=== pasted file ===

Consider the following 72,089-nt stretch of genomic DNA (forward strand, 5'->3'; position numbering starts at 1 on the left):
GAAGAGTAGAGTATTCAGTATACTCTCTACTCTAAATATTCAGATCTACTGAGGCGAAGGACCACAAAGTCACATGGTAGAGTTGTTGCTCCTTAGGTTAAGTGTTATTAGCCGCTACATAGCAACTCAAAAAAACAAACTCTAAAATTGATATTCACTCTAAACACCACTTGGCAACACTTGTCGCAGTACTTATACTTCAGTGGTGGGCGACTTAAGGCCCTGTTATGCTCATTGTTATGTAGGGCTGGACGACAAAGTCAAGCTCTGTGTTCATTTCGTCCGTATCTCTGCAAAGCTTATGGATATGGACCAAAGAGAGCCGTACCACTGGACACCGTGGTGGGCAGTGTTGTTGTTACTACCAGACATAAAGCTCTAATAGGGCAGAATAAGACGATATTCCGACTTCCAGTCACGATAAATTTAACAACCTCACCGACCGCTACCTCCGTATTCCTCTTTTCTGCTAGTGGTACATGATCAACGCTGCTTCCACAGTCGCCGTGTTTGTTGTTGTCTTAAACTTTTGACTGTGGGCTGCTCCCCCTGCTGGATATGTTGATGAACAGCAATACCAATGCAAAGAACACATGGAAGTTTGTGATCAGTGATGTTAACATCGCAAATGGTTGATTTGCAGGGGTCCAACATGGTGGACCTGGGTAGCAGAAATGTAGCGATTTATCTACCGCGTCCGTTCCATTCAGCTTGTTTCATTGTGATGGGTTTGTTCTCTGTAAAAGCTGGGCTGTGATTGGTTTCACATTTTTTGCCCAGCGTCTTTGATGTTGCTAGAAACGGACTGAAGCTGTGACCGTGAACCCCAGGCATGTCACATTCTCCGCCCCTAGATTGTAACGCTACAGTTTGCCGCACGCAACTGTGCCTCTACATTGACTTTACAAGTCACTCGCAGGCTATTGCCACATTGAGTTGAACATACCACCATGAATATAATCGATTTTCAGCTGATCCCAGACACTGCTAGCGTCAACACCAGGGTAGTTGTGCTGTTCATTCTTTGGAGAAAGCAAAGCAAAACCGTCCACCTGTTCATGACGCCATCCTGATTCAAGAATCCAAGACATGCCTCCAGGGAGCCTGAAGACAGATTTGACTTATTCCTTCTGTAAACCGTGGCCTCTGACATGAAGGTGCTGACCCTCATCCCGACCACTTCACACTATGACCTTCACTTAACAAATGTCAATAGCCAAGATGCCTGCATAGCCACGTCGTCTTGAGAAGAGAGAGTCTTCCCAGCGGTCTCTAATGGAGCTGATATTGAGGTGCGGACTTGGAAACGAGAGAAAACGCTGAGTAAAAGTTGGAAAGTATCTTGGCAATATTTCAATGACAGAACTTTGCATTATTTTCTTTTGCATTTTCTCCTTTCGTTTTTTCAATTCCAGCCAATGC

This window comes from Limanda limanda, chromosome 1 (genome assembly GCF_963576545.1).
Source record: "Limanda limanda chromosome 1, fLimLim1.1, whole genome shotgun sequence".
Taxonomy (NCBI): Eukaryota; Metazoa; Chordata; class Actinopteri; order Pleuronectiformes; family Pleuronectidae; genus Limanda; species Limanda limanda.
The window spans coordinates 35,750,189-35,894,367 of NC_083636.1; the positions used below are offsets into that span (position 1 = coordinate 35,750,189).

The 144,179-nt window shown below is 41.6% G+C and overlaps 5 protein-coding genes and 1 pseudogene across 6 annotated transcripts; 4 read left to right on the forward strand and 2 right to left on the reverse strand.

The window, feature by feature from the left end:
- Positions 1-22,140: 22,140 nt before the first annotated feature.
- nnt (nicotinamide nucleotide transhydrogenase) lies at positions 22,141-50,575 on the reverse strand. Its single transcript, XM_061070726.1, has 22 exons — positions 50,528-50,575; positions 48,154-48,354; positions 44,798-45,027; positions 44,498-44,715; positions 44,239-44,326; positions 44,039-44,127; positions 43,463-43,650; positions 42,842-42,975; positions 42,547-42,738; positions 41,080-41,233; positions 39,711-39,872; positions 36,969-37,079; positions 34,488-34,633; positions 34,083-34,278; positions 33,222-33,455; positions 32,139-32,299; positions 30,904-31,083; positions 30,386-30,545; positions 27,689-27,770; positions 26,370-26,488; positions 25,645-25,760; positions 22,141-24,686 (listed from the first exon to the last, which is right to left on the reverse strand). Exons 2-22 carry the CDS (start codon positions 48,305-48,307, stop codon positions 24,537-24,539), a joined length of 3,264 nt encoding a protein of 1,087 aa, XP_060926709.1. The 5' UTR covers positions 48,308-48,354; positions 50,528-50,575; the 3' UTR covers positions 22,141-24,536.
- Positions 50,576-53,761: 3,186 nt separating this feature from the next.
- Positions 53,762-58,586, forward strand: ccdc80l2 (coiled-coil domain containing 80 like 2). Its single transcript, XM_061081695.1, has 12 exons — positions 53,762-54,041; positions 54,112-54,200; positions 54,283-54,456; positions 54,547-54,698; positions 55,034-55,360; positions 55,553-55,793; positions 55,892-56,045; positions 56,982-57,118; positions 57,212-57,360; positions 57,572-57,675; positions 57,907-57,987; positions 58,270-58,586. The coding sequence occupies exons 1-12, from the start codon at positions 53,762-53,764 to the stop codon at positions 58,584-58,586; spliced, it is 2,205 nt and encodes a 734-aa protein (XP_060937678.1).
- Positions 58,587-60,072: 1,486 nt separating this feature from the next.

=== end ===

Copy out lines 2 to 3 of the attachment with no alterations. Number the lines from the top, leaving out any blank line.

GAAGAGTAGAGTATTCAGTATACTCTCTACTCTAAATATTCAGATCTACTGAGGCGAAGGACCACAAAGTCACATGGTAGAGTTGTTGCTCCTTAGGTTAAGTGTTATTAGCCGCTACATAGCAACTCAAAAAAACAAACTCTAAAATTGATATTCACTCTAAACACCACTTGGCAACACTTGTCGCAGTACTTATACTTCAGTGGTGGGCGACTTAAGGCCCTGTTATGCTCATTGTTATGTAGGGCTGGACGACAAAGTCAAGCTCTGTGTTCATTTCGTCCGTATCTCTGCAAAGCTTATGGATATGGACCAAAGAGAGCCGTACCACTGGACACCGTGGTGGGCAGTGTTGTTGTTACTACCAGACATAAAGCTCTAATAGGGCAGAATAAGACGATATTCCGACTTCCAGTCACGATAAATTTAACAACCTCACCGACCGCTACCTCCGTATTCCTCTTTTCTGCTAGTGGTACATGATCAACGCTGCTTCCACAGTCGCCGTGTTTGTTGTTGTCTTAAACTTTTGACTGTGGGCTGCTCCCCCTGCTGGATATGTTGATGAACAGCAATACCAATGCAAAGAACACATGGAAGTTTGTGATCAGTGATGTTAACATCGCAAATGGTTGATTTGCAGGGGTCCAACATGGTGGACCTGGGTAGCAGAAATGTAGCGATTTATCTACCGCGTCCGTTCCATTCAGCTTGTTTCATTGTGATGGGTTTGTTCTCTGTAAAAGCTGGGCTGTGATTGGTTTCACATTTTTTGCCCAGCGTCTTTGATGTTGCTAGAAACGGACTGAAGCTGTGACCGTGAACCCCAGGCATGTCACATTCTCCGCCCCTAGATTGTAACGCTACAGTTTGCCGCACGCAACTGTGCCTCTACATTGACTTTACAAGTCACTCGCAGGCTATTGCCACATTGAGTTGAACATACCACCATGAATATAATCGATTTTCAGCTGATCCCAGACACTGCTAGCGTCAACACCAGGGTAGTTGTGCTGTTCATTCTTTGGAGAAAGCAAAGCAAAACCGTCCACCTGTTCATGACGCCATCCTGATTCAAGAATCCAAGACATGCCTCCAGGGAGCCTGAAGACAGATTTGACTTATTCCTTCTGTAAACCGTGGCCTCTGACATGAAGGTGCTGACCCTCATCCCGACCACTTCACACTATGACCTTCACTTAACAAATGTCAATAGCCAAGATGCCTGCATAGCCACGTCGTCTTGAGAAGAGAGAGTCTTCCCAGCGGTCTCTAATGGAGCTGATATTGAGGTGCGGACTTGGAAACGAGAGAAAACGCTGAGTAAAAGTTGGAAAGTATCTTGGCAATATTTCAATGACAGAACTTTGCATTATTTTCTTTTGCATTTTCTCCTTTCGTTTTTTCAATTCCAGCCAATGC

This window comes from Limanda limanda, chromosome 1 (genome assembly GCF_963576545.1).